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When 'prevalence' Makes for Disparity in AIDS Care

The third phase of the National AIDS Control Program (NACP), set to kick-start this month, will see care and control strategies vary widely from state to state. States// are classified as "high prevalence" and "low prevalence", based on declared numbers of the HIV/AIDS infected. But there is a difference in attitude towards AIDS control from state to state.

The budgetary allocation also differs, affecting awareness campaigns in north Indian states, with declarations and testing low. Health activists say that this is like "sitting on top of a volcano and waiting for it to start spewing".

Tamil Nadu, which has topped the list of high prevalence states since 1986, tested 100,000 people in 2006 - one of the highest numbers of tests done in the country.

This would be expanded further by taking the services to the community level, said Supriya Sahu, chairperson of the Tamil Nadu State Aids Control Society (TANSACS). "Efforts in NACP III would be to bring the prevalence down to 0.1 percent by 2012."

The prevalence in this southern Indian state is calculated to be at 0.5 percent in 2007. "Reaching out to the infected and affected children will be a priority as they are the most vulnerable," she added.

"Steps are being taken to ensure that no new infections happen among newborns through a comprehensive outreach program where we are tracking each and every HIV positive pregnant woman for Nevrapine administration," Sahu told IANS.

"We are also mobilising NGOs, health service providers and the local community to find every child infected with HIV who needs care and support.

"At present we have 1,124 children on anti-retroviral treatments (ART) - the largest number of children on ART in the country in any one state. The target is to enrol 2000 children on ART by the end of July," she added.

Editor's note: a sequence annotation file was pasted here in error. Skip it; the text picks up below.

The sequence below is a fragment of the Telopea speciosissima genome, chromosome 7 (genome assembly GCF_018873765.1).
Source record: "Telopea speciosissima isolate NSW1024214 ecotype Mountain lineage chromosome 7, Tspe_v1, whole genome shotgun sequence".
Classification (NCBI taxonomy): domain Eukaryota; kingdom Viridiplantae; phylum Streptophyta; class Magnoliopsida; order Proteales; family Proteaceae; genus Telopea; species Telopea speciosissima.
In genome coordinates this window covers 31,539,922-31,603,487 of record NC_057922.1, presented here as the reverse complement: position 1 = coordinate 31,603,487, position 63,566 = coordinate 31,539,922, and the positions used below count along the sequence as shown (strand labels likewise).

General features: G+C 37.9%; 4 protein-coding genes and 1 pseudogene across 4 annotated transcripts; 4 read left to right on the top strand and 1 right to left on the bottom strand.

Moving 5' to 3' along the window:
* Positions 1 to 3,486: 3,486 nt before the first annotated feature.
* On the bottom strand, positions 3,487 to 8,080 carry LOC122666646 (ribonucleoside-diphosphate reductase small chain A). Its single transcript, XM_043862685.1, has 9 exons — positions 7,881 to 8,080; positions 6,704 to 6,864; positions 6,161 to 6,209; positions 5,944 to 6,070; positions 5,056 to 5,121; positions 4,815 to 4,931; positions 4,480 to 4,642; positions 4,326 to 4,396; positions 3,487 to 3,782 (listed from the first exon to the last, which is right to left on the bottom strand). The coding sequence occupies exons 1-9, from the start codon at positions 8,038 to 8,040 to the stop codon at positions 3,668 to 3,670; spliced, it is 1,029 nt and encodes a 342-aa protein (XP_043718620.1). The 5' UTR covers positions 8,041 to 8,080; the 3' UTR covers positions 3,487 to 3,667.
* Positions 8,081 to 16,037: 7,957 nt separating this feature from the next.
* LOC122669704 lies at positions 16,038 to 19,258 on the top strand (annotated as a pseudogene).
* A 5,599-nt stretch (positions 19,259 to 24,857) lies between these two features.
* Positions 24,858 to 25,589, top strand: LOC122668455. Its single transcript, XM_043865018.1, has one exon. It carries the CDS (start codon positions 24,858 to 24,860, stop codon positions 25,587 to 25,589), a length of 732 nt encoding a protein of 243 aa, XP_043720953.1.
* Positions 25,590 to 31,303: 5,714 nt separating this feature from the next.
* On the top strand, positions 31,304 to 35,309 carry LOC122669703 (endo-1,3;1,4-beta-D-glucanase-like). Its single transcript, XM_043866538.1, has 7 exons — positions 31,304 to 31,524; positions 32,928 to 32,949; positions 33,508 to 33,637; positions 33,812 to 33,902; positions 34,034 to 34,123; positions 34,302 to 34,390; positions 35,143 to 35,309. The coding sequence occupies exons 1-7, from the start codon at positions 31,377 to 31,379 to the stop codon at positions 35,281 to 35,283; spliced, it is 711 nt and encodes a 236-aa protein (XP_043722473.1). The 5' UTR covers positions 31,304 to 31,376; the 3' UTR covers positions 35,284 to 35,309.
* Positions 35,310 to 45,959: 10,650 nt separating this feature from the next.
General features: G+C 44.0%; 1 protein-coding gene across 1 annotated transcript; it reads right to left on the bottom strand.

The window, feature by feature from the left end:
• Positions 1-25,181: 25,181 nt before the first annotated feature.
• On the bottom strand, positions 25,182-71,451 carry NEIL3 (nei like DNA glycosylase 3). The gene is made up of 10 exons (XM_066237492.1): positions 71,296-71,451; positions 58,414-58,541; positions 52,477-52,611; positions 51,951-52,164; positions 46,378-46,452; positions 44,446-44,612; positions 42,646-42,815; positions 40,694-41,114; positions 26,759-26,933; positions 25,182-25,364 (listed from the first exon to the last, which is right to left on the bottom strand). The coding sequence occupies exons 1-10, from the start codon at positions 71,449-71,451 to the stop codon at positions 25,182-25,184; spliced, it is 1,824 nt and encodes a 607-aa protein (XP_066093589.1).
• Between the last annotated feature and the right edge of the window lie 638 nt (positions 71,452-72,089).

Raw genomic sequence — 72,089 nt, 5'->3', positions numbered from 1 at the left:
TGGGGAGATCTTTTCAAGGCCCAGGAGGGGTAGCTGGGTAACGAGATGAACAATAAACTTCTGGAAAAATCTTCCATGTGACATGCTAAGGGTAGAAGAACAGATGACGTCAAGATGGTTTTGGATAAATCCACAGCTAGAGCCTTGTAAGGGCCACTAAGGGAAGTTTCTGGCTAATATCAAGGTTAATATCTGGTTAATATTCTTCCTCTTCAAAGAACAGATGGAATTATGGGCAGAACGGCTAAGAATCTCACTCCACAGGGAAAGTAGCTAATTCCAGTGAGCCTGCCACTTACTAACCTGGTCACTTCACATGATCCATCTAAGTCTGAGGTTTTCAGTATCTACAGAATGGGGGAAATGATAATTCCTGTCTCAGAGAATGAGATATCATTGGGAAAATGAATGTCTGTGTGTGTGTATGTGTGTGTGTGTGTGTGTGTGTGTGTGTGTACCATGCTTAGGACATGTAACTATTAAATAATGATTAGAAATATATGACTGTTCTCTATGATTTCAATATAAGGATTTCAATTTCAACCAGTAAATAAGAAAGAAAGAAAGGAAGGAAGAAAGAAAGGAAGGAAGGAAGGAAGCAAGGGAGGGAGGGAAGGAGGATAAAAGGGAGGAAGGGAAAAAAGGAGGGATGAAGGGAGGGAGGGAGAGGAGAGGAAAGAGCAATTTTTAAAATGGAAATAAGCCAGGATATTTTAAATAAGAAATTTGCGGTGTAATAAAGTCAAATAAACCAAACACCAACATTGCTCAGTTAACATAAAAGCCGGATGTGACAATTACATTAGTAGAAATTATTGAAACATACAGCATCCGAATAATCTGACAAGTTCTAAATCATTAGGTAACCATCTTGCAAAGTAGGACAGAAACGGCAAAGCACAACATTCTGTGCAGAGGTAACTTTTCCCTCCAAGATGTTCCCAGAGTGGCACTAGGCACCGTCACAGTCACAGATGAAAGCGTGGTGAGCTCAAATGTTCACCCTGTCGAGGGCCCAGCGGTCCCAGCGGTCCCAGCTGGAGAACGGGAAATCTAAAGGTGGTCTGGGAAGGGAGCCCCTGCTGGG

Matters of concern for HIV positive widows and destitute women like "denial of property and oth er legal rights" would be addressed on a priority basis, Sahu said.

TANSACS has joined hands with the Legal Services Authority to reach out to destitute HIV positive women for free legal aid.

"We plan to involve the private sector in a big way in this endeavour. IT companies, automobile and other heavy industries and the plantation sector would be made partners in Tamil Nadu's campaign," she said.

In stark contrast is the way AIDS control is steered in the small town of Gwalior in Madhya Pradesh that the government still considers a low prevalence area.

Doctors at the Gwalior Children's Hospital, supported by British charities, say their small hospital has three infected children but no government intervention.

"I believe the reason for government non-interest is that our region is currently low prevalence. Probably they are waiting for it to become high prevalence before they wake up. By then it may be too late and beyond control", says B.K. Sharma, who set up the hospital.

The hospital attempted to survey 59 existing laboratories and blood banks, including government ones, in this town for HIV findings, "but could not get any information in writing for confidentiality reasons", he added.

"As many as 39 laboratories have confirmed on personal communication that they re testing two HIV positive people every month on an average," said Sharma.

He added: "We could trace seven people with HIV positive status by personal contacts but they refused to come openly or take treatment for fear of stigma and dislocation.

"From the infectious unit of the Government Medical College Hospital, we learnt that two or three patients are admitted in a terminal stage every month. They belong to the poor community, and many more may be dying undiagnosed at home or other places."

Sharma estimated that within this semi-rural town at least 100 new HIV positive people are being diagnosed every month in private laboratories.

Only 30 percent of the local urban and rural population of 1.1 million can afford private tests, he added.


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